What Legal Structure is Best for a Startup Retail Business? 

A business’s legal structure refers to how the law recognizes its ownership and activities in a given state. And for retail business owners, picking the best entity is a crucial decision.

Your business structure determines how you can scale your business and the liabilities that you can take. 

This post discusses the benefits and downsides of each business structure to help you decide which one best suits your business.

1.  Sole Proprietorship

A Sole Proprietorship is the most popular business structure for small businesses. It’s the easiest to start and involves the least paperwork. 

They also get to enjoy all the profits and suffer all the losses associated with the business alone. A Sole Proprietorship is not a separate legal entity, making the owner personally liable for all business debts.

Sole proprietors also bear the burden of taxation by themselves. They have to declare all their business income in personal tax returns and are subject to self-employment tax.

Sole Proprietorships are less costly to start compared to other business entities, making them great for small-scale retail stores. 

2. Limited Liability Corporations

An LLC is a legal business structure that gives you the benefits of both a Sole Proprietorship and a Corporation. While you can be the sole owner of an LLC, it’s also a separate business entity from you.

This way, as an owner, you’re not liable for your business’s debts or any damages and your personal assets are safe.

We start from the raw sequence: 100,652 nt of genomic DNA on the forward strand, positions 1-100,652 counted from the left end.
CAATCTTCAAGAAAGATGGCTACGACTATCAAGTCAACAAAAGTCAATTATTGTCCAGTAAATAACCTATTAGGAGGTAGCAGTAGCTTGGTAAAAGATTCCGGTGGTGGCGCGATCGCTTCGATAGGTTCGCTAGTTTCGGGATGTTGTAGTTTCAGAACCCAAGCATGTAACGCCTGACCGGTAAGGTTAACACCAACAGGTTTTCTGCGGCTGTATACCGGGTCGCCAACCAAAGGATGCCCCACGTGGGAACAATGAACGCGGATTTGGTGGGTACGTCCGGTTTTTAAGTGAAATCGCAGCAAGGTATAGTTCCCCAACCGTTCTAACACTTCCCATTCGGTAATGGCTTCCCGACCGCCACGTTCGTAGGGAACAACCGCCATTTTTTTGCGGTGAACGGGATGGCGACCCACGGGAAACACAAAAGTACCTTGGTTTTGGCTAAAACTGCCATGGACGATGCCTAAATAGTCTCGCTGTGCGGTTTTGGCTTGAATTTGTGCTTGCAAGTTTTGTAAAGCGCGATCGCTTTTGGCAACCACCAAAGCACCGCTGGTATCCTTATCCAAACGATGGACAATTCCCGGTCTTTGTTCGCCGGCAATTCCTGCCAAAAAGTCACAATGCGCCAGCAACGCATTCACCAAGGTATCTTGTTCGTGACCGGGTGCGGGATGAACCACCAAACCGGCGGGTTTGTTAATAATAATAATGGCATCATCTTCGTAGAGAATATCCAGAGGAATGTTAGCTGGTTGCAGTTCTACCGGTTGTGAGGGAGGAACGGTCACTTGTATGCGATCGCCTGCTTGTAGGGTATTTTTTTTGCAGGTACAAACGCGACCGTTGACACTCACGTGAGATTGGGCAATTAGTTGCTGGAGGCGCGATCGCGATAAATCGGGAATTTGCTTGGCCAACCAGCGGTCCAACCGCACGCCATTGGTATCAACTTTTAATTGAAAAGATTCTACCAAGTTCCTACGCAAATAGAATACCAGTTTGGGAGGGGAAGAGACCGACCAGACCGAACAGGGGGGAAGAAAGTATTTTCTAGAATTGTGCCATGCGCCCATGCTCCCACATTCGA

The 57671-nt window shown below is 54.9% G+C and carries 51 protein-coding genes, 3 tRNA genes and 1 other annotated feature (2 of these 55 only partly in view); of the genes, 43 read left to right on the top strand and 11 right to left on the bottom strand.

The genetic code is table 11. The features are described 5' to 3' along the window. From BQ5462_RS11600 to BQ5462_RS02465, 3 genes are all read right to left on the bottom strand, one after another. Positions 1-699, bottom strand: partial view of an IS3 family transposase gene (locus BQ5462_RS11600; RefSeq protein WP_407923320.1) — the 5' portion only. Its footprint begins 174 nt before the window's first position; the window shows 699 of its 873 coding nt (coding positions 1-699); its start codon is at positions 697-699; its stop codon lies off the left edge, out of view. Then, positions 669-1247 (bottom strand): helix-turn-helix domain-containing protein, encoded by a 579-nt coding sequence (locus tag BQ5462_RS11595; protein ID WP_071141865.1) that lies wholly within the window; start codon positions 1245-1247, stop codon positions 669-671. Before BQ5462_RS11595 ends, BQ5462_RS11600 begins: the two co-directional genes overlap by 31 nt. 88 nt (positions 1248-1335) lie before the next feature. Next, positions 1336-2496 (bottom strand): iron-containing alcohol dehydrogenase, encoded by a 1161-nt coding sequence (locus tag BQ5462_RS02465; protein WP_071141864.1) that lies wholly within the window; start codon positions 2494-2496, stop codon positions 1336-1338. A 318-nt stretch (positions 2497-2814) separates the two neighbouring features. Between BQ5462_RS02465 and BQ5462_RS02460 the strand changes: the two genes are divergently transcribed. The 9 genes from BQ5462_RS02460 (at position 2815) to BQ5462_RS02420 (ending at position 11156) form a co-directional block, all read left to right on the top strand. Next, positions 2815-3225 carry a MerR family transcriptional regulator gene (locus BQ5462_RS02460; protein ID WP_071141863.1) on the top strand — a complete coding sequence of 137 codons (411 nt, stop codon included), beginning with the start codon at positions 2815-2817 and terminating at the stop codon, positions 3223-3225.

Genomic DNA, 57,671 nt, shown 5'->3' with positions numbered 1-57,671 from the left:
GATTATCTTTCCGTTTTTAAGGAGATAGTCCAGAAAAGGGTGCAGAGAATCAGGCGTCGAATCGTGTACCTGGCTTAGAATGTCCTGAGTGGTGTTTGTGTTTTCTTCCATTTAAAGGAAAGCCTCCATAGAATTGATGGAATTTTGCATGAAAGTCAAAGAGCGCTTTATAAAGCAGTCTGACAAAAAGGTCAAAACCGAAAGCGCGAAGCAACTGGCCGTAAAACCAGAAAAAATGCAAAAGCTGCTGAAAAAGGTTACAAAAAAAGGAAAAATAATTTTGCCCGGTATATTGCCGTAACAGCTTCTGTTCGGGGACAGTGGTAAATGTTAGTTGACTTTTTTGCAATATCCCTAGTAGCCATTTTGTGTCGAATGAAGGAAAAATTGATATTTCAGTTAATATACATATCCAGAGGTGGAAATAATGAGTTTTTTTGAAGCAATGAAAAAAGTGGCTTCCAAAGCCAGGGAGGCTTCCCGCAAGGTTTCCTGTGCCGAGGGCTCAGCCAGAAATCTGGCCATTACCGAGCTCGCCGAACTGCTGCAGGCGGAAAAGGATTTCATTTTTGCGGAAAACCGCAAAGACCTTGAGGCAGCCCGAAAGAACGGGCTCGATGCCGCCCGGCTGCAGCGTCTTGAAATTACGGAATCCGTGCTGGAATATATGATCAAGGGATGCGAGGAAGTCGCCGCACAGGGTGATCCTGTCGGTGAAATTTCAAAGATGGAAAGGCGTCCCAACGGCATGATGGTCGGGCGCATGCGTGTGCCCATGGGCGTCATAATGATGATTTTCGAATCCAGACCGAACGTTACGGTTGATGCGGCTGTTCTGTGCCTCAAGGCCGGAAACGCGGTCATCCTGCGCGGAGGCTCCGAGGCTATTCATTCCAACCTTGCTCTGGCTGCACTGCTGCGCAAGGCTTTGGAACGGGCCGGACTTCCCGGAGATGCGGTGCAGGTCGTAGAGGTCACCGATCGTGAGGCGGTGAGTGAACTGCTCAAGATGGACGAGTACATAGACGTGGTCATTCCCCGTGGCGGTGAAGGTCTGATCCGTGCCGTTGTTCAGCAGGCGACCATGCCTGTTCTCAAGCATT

Also, unlike Corporations, Limited Liability Companies aren’t subject to double taxation and the owners only have to file their personal income tax.

That said, LLC formation is harder and more expensive than Sole Proprietorship formation. More paperwork is involved and you get charged more fees. However, the liability protection makes it a great option for small-mid-scale retail businesses.

3. Corporations

Corporations offer the best liability protection to their shareholders, making them great for scaling businesses. They’re also a complex organization to set up and by far the most costly among the lot. 

They have more requirements for shareholders, more regulations, and are subject to double taxation.

However, one of the main advantages of a Corporation besides protection from personal liability, is that you can easily seek funding. They make it easy to raise large amounts of capital as you can sell shares to the public and approach investors too. This makes them great for big retail businesses that want to start franchises too.

The infographic below by GovDocFiling summarizes these business entities to help you make a better decision.


Infographic via: GovDocFiling.com


Author Bio:

Brett Shapiro is a co-owner of GovDocFiling. He had an entrepreneurial spirit since he was young. He started GovDocFiling, a simple resource center that takes care of the mundane, yet critical, formation documentation for any new business entity.